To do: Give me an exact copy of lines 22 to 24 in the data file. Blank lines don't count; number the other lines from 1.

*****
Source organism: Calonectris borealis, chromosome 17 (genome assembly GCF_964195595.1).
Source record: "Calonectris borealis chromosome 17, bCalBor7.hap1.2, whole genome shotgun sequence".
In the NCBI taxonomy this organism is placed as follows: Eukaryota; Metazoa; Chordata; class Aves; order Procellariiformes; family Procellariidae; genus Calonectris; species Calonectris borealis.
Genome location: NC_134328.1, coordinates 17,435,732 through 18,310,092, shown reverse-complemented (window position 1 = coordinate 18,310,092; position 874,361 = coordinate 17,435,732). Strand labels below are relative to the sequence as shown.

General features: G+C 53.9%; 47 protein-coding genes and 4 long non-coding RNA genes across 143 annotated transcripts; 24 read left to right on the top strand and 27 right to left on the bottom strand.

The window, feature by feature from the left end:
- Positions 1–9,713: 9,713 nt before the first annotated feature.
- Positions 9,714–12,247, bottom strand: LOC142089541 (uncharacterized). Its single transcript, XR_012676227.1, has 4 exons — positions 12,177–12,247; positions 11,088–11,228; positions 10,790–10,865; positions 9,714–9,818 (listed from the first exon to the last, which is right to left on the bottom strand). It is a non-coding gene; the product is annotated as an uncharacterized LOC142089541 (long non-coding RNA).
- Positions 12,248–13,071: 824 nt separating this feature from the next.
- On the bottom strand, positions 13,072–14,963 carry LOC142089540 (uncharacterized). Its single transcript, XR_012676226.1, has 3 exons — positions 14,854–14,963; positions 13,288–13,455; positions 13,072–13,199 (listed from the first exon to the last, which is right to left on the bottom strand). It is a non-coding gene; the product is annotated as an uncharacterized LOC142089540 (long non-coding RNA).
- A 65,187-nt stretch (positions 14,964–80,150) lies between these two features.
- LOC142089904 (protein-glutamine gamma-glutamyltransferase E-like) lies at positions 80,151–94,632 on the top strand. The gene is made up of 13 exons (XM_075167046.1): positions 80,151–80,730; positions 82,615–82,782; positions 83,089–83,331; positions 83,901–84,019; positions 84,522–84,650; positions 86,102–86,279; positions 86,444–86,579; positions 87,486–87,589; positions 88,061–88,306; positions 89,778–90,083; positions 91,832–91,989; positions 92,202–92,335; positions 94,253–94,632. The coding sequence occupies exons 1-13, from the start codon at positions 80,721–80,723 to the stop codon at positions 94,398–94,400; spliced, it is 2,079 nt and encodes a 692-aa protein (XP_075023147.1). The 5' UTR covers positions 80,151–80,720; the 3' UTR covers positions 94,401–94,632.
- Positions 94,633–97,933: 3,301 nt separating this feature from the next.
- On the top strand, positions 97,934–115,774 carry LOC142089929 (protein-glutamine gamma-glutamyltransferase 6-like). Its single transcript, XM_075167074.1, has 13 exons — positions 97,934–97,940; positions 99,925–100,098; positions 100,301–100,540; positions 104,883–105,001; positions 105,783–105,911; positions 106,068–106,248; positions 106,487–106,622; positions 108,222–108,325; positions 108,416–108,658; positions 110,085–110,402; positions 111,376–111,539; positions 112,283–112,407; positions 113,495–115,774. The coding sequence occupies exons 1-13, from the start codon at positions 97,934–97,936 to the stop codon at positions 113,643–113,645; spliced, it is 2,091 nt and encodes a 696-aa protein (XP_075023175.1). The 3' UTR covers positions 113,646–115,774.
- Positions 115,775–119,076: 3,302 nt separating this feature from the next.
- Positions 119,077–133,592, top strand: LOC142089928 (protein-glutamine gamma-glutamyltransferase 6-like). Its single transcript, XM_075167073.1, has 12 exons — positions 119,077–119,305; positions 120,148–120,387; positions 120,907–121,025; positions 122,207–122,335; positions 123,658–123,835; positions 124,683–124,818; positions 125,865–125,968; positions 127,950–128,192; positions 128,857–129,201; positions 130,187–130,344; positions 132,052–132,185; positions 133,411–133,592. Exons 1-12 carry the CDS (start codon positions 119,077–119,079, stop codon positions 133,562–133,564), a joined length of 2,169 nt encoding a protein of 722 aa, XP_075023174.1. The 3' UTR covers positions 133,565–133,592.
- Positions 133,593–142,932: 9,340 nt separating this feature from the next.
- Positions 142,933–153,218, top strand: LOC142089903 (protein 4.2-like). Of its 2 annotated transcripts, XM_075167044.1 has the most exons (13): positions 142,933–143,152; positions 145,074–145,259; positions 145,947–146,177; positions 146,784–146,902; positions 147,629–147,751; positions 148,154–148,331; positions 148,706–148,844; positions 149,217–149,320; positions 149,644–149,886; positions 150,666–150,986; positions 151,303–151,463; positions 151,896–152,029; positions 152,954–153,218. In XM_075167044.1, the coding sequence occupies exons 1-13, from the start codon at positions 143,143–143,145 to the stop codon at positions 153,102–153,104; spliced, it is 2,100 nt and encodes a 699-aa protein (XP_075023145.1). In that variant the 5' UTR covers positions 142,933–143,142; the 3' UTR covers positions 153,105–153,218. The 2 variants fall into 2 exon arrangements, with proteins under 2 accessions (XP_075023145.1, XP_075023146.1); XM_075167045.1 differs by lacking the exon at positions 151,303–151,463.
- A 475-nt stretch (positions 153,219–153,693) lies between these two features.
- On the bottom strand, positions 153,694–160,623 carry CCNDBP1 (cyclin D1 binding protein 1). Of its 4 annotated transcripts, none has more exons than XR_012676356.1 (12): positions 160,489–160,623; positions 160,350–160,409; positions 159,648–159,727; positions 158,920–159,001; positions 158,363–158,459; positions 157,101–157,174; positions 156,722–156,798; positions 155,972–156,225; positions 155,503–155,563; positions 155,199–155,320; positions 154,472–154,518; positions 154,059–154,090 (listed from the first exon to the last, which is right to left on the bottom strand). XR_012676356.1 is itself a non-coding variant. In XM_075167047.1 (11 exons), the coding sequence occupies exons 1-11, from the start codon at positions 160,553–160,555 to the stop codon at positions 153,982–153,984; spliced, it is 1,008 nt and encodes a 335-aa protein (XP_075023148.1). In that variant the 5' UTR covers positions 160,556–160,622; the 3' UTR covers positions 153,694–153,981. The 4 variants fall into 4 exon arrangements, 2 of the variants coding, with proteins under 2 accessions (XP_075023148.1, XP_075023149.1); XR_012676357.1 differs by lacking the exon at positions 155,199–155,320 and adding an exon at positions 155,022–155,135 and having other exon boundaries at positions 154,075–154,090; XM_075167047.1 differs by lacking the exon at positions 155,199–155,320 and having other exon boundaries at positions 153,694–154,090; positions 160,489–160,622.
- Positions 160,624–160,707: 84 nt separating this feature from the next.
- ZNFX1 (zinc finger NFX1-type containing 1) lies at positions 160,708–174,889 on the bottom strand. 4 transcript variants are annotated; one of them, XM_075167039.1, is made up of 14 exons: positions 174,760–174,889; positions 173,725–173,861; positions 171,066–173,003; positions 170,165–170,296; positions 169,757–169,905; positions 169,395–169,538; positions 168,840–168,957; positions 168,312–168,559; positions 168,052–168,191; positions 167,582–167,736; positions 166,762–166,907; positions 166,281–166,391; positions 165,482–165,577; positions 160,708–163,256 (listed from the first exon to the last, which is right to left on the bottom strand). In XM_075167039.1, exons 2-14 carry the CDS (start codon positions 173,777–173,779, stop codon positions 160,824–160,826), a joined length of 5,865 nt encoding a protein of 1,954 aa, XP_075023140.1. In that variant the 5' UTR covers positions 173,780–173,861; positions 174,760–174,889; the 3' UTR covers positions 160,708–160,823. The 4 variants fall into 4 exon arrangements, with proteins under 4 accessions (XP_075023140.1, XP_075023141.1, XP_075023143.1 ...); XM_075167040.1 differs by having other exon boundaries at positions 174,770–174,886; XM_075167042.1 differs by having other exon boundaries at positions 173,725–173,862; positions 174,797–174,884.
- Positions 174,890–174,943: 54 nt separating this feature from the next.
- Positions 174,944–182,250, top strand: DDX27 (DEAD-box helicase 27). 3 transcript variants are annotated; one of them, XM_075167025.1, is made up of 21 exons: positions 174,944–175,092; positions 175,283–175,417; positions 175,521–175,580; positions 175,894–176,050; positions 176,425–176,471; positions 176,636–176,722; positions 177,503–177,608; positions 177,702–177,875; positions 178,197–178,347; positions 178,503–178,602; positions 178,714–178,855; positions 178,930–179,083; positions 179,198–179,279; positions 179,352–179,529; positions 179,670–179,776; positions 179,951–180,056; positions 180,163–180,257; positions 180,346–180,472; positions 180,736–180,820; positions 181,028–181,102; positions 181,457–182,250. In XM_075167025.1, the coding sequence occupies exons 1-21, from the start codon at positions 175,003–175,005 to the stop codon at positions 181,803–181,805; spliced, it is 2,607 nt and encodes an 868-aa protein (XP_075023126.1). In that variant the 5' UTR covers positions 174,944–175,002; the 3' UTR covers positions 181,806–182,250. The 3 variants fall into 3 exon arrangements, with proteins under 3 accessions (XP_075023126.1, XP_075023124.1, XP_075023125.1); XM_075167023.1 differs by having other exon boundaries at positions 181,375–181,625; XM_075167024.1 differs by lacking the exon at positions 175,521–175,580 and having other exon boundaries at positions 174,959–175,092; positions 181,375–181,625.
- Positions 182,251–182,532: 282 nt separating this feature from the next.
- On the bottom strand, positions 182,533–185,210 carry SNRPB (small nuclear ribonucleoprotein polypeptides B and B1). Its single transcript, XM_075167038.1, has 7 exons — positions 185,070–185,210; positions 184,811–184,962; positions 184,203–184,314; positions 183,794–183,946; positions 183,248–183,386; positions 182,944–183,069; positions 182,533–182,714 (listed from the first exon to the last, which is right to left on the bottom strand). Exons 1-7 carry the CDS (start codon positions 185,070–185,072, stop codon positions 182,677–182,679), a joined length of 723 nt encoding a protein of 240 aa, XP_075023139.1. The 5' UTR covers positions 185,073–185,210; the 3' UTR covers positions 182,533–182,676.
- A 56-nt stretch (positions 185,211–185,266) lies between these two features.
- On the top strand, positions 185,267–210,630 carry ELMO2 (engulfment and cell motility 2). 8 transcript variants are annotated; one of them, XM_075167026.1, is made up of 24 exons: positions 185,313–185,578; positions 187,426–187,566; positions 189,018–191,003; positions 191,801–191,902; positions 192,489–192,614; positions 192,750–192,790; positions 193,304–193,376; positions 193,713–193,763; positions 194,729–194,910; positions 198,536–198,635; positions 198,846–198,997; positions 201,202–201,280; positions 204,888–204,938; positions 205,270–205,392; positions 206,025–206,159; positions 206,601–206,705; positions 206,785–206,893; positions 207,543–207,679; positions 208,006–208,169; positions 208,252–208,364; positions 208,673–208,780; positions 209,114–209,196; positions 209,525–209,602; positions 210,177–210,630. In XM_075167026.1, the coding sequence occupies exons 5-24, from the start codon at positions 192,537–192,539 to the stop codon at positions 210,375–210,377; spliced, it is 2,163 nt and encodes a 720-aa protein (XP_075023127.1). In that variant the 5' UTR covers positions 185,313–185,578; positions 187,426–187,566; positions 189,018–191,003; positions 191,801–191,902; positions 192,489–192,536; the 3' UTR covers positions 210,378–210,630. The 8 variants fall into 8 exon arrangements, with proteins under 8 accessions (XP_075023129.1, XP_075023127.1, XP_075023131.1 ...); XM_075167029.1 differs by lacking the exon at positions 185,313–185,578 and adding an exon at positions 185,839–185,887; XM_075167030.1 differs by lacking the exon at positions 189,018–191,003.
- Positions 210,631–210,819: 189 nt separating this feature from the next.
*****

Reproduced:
- ZNFX1 (zinc finger NFX1-type containing 1) lies at positions 160,708–174,889 on the bottom strand. 4 transcript variants are annotated; one of them, XM_075167039.1, is made up of 14 exons: positions 174,760–174,889; positions 173,725–173,861; positions 171,066–173,003; positions 170,165–170,296; positions 169,757–169,905; positions 169,395–169,538; positions 168,840–168,957; positions 168,312–168,559; positions 168,052–168,191; positions 167,582–167,736; positions 166,762–166,907; positions 166,281–166,391; positions 165,482–165,577; positions 160,708–163,256 (listed from the first exon to the last, which is right to left on the bottom strand). In XM_075167039.1, exons 2-14 carry the CDS (start codon positions 173,777–173,779, stop codon positions 160,824–160,826), a joined length of 5,865 nt encoding a protein of 1,954 aa, XP_075023140.1. In that variant the 5' UTR covers positions 173,780–173,861; positions 174,760–174,889; the 3' UTR covers positions 160,708–160,823. The 4 variants fall into 4 exon arrangements, with proteins under 4 accessions (XP_075023140.1, XP_075023141.1, XP_075023143.1 ...); XM_075167040.1 differs by having other exon boundaries at positions 174,770–174,886; XM_075167042.1 differs by having other exon boundaries at positions 173,725–173,862; positions 174,797–174,884.
- Positions 174,890–174,943: 54 nt separating this feature from the next.
- Positions 174,944–182,250, top strand: DDX27 (DEAD-box helicase 27). 3 transcript variants are annotated; one of them, XM_075167025.1, is made up of 21 exons: positions 174,944–175,092; positions 175,283–175,417; positions 175,521–175,580; positions 175,894–176,050; positions 176,425–176,471; positions 176,636–176,722; positions 177,503–177,608; positions 177,702–177,875; positions 178,197–178,347; positions 178,503–178,602; positions 178,714–178,855; positions 178,930–179,083; positions 179,198–179,279; positions 179,352–179,529; positions 179,670–179,776; positions 179,951–180,056; positions 180,163–180,257; positions 180,346–180,472; positions 180,736–180,820; positions 181,028–181,102; positions 181,457–182,250. In XM_075167025.1, the coding sequence occupies exons 1-21, from the start codon at positions 175,003–175,005 to the stop codon at positions 181,803–181,805; spliced, it is 2,607 nt and encodes an 868-aa protein (XP_075023126.1). In that variant the 5' UTR covers positions 174,944–175,002; the 3' UTR covers positions 181,806–182,250. The 3 variants fall into 3 exon arrangements, with proteins under 3 accessions (XP_075023126.1, XP_075023124.1, XP_075023125.1); XM_075167023.1 differs by having other exon boundaries at positions 181,375–181,625; XM_075167024.1 differs by lacking the exon at positions 175,521–175,580 and having other exon boundaries at positions 174,959–175,092; positions 181,375–181,625.